FBI provides more details on congressional baseball shooting, says the shooter had no connection to terrorism
The FBI on Wednesday released more details on its investigation into the recent shooting at a GOP baseball practice in Alexandria, Virginia, saying 66-year-old James Hodgkinson acted alone and the attack did not have a "nexus to terrorism."
The shooting last Wednesday injured five, including House Majority Whip Steve Scalise, who is still hospitalized in serious condition.Police shot Hodgkinson at the scene, and he later died of his injuries.
Hodgkinson had been living in his car near the Alexandria area since March, and had told a family member he was traveling to Washington, DC, the FBI said. Shortly before he left his home in Belleville, Illinois, local police had responded to several complaints about target practice Hodgkinson had been conducting at his home, although they determined he had been breaking no laws.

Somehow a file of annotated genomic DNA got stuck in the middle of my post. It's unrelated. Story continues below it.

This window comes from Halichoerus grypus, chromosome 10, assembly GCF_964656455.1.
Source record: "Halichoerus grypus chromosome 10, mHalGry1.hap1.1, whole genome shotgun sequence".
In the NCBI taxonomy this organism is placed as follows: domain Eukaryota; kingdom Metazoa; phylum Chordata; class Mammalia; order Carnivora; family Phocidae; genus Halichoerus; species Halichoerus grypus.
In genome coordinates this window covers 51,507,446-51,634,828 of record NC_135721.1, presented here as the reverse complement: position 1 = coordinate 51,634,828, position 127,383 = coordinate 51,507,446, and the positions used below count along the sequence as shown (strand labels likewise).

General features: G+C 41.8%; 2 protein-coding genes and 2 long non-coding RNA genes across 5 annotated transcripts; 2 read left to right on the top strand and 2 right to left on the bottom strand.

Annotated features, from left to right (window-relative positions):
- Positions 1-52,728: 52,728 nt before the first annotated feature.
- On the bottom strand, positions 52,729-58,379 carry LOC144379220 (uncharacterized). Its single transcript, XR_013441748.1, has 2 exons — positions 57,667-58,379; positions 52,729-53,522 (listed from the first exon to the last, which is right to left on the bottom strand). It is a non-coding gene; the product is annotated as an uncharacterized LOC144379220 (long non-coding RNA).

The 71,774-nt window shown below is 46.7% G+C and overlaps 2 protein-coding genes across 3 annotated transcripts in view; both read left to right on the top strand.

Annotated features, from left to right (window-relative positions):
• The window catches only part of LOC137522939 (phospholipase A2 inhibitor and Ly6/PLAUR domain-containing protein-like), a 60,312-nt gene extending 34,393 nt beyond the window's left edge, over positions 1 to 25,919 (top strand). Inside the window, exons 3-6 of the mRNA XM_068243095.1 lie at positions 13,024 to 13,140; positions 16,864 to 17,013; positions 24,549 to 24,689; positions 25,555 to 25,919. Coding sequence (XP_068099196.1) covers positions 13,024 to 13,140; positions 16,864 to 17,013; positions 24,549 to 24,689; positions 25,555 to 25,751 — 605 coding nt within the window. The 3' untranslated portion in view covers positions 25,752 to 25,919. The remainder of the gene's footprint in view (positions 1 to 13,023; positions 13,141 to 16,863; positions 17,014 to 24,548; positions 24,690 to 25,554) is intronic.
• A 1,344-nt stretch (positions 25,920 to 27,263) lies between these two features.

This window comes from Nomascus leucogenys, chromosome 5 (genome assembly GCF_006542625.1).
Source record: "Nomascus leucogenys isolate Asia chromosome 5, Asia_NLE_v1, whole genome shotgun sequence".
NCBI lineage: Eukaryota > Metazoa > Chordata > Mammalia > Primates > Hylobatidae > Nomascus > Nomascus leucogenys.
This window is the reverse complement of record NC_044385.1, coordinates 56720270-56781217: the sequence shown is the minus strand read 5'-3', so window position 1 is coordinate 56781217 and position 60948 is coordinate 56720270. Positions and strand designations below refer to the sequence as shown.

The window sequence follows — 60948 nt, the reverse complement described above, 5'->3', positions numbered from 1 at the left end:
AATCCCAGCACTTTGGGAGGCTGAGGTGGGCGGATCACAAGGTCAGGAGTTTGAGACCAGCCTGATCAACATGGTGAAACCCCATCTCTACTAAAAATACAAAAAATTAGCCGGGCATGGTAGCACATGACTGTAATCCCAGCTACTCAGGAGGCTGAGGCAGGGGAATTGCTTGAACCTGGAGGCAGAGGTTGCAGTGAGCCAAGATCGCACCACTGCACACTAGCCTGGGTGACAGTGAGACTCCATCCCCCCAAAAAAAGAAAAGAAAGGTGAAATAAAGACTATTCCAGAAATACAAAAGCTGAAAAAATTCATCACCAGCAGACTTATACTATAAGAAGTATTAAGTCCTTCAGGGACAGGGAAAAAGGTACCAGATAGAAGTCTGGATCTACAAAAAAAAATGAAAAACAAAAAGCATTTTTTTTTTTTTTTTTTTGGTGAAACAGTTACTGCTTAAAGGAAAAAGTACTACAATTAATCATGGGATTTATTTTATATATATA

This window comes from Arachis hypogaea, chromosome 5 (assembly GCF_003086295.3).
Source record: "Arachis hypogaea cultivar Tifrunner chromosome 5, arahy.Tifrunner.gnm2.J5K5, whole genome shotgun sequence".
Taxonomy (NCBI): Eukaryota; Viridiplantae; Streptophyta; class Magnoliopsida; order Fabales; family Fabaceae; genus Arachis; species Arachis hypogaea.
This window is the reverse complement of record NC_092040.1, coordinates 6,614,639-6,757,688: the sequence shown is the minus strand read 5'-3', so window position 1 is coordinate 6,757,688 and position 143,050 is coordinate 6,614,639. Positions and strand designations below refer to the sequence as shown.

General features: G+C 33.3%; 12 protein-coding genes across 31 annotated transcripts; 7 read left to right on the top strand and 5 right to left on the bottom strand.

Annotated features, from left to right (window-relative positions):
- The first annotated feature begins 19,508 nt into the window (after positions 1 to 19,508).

Hodgkinson carried out the Alexandria attack using a SKS 7.62mm-caliber rifle and 9mm handgun he had purchased legally, according to the FBI.
After the attack, investigators found a piece of paper on his body that listed the names of six members of Congress, but no other context, the FBI said. They did not specify which six lawmakers were named.
Investigators also found that Hodgkinson had visited his unit at a storage facility more than 43 times between April and June. The unit contained a laptop, more than 200 rounds of ammunition, the receipt for his 2016 rifle purchase, and other rifle components.
The FBI also analyzed Hodgkinson's devices and social media accounts, and said that although his posts included numerous "anti-Republican" sentiments, they appear so far to be First Amendment-protected speech. He had also Google searched a map from Alexandria to his Belleville home, as well as the term "2017 Republican Convention," the night before the shooting.The FBI also confirmed an account given to media by Rep. Ron DeSantis, who said Hodgkinson had approached him just minutes before the shooting and asked whether the baseball players on the field were Republicans or Democrats.